Gangrene: The Death of Tissue

Your blood carries oxygen, important nutrients, and disease-fighting antibodies all through your body to keep it healthy and free from infection. If it cannot travel freely, cells cannot survive—infection can set in and tissue begins to die. This is a condition called gangrene. It can actually occur internally, however it most commonly affects the extremities, since they are the farthest for blood to reach.

Anything that impedes blood flow can increase your risk of developing gangrene. Those with underlying conditions like diabetes, atherosclerosis, peripheral arterial disease, and Raynaud’s phenomenon are all highly susceptible. Smoking and obesity can also contribute to developing the condition, as can certain medications.

Types of Gangrene That Affect the Feet

There are several different types of this condition, ranging from dangerous to deadly.

Dry—most common in those with diabetes and autoimmune diseases, this type develops when blood flow to the affected area is impaired as a result of poor circulation associated with these conditions. It is characterized by dry, shriveled skin ranging in color from brown to black to purplish-blue. Usually infection is not present; however, if left untreated, infection can indeed set in.

Wet—traumatic injuries or burns can cut off blood supply to the affected area, causing tissue to die off and become infected. Symptoms include swelling, blistering, and a wet appearance. This type of gangrene can spread quickly and can be potentially life threatening, thus immediate attention is crucial.

Gas—Also as a result of trauma, and also life threatening, this occurs when infection affects deep muscle tissue.  The bacterium releases toxins and gas throughout your body. When the gas gets trapped within your body tissue, skin becomes discolored and bubbly, emitting a cracking noise when pressed.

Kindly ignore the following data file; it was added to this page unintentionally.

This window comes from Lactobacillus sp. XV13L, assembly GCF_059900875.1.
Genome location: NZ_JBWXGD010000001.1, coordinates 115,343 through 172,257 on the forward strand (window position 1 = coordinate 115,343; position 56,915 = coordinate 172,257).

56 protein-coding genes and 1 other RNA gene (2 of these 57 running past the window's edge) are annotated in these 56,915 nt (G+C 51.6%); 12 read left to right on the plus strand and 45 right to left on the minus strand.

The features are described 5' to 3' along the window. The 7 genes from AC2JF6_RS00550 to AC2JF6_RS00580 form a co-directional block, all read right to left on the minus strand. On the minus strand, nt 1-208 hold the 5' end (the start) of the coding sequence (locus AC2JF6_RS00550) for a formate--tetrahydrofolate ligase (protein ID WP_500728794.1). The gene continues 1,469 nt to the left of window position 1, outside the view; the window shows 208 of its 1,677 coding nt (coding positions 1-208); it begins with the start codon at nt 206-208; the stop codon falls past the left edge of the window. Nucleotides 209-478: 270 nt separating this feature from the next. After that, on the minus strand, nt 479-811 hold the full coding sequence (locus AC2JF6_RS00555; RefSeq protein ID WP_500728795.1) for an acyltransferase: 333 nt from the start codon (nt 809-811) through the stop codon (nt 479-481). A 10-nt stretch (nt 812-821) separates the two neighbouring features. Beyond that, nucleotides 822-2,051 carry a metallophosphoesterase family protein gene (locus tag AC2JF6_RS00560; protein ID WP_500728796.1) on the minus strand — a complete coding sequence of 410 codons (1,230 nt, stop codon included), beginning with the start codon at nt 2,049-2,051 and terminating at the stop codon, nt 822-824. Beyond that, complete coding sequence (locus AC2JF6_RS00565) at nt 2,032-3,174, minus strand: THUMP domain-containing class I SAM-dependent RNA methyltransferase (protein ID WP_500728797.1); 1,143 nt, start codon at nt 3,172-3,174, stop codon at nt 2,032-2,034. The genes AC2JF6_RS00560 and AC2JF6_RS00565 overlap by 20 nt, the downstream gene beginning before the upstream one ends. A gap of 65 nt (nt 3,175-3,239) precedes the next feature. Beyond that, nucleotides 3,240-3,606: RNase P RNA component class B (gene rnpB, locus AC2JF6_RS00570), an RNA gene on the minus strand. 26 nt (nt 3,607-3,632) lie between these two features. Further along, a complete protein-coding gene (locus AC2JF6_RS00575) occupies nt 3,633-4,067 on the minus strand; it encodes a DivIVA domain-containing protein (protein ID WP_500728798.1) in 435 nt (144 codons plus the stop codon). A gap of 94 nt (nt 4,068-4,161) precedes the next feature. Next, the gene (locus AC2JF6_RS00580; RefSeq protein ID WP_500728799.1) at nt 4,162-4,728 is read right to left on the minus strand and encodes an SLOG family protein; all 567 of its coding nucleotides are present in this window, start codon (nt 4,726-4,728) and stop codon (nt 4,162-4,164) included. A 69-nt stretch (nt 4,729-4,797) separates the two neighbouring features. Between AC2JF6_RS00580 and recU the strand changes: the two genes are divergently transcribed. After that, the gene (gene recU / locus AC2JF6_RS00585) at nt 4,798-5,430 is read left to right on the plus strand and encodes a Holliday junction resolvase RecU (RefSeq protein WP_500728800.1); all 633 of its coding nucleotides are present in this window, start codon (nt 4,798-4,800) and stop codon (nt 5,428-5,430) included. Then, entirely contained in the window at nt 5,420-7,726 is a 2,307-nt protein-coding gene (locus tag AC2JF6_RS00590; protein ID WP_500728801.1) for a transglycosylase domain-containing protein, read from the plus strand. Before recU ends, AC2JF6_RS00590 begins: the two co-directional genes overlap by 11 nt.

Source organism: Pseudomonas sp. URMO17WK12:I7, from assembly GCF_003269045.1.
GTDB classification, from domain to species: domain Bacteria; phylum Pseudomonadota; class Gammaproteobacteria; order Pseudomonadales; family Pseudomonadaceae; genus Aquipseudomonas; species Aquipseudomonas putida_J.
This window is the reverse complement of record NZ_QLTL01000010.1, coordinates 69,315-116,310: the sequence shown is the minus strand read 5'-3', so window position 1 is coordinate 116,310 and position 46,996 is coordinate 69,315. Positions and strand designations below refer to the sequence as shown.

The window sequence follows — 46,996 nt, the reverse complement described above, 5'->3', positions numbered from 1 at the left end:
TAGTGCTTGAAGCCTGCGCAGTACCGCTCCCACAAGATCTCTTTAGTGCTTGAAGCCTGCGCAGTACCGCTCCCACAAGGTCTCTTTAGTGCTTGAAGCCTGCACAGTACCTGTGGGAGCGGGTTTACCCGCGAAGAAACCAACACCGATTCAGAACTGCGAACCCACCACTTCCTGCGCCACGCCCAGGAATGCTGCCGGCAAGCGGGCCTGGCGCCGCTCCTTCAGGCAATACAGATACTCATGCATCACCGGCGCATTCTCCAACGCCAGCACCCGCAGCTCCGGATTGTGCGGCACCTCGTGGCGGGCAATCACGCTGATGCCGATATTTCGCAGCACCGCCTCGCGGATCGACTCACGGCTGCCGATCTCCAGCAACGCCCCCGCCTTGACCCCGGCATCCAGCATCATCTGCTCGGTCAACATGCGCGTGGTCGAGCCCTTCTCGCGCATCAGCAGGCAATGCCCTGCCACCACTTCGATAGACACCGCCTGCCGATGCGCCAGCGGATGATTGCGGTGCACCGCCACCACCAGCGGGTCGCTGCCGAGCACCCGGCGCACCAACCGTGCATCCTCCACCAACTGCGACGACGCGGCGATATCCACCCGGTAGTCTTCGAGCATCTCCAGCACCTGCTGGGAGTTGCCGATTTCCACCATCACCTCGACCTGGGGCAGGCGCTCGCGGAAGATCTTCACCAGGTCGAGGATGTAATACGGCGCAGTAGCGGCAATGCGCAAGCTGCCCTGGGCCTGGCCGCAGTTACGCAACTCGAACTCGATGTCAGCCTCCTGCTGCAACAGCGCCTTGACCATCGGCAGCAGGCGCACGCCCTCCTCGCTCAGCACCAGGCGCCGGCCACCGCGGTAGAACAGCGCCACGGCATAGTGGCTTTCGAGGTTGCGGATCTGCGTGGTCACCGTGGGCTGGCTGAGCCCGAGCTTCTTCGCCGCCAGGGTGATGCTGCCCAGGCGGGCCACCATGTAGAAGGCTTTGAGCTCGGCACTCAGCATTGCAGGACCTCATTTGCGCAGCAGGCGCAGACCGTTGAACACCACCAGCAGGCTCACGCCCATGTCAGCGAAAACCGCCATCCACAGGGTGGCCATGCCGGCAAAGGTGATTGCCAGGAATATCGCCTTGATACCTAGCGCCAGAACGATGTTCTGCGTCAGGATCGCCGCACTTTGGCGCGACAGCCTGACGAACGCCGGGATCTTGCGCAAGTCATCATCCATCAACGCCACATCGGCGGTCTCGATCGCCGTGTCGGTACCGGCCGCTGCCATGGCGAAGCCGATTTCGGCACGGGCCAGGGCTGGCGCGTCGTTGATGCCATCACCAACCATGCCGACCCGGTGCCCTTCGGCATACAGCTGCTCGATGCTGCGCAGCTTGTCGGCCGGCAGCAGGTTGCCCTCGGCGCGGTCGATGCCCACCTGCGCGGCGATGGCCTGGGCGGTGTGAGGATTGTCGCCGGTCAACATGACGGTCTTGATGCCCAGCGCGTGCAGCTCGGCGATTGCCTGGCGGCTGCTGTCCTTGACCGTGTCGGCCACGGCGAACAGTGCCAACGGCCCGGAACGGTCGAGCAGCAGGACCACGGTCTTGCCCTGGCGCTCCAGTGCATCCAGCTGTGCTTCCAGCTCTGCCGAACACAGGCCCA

Meleney’s Gangrene—this rare type typically occurs after an operation, surfacing one or two weeks post-surgery with painful skin lesions.

Signs of Tissue in Trouble

A clear distinction of discolored skin, pain, and numbness are common symptoms. When infection is involved, you may also experience inflammation and fever. If the infection gets into your blood, you could go into septic shock with symptoms of low blood pressure, rapid heartbeat, lightheadedness, shortness of breath, cold and clammy skin, rash, and confusion. This is an emergency situation needing immediate response.

Stopping the Spread

Unfortunately, tissue affected by gangrene cannot be saved; however there are treatments that can help prevent the progression. Dead tissues can be removed with surgery, stopping the spread and allowing healthy tissues to heal. Repair of damaged blood vessels may help to increase blood flow to the affected area as well. If the blood supply has been adequately restored, a skin graft from a healthier part of your body may be used. Antibiotics will be given to treat the infection.

Hyperbaric oxygen therapy can also be used to treat gangrene. In a pressurized chamber, oxygen and pressure are slowly increased, enabling the blood to carry greater amounts of oxygen, which in turn slows the growth of bacteria and expedites healing.  If more conservative treatments do not bring positive results, surgery may be required and may involve the removal of the dead tissue or possibly the toe, foot and/or part of the leg.

Pro-Active Steps

The good news is that even with potentially fatal types of gangrene, if caught early and treated quickly, the odds of recovery are good. There are also things you can do to reduce your risk. At the top of the list is treating and managing underlying diseases that may contribute to the development of the condition. Also, check over your feet and legs daily so that any signs of trouble can be addressed at the onset. Protect yourself from frostbite when the weather turns cold, since it can affect your circulation and increase your risk. In addition, refrain from smoking, keep your weight in check, and be sure to keep any wounds clean and free from infection.

For more information or to make an appointment, call Country Foot Care during our regular office hours. For those who would like to make an appointment on line, you can do so using our online appointment form that can be found by clicking the MAKE AN APPOINTMENT button at the top of this page. Let us help you protect yourself against this deadly condition.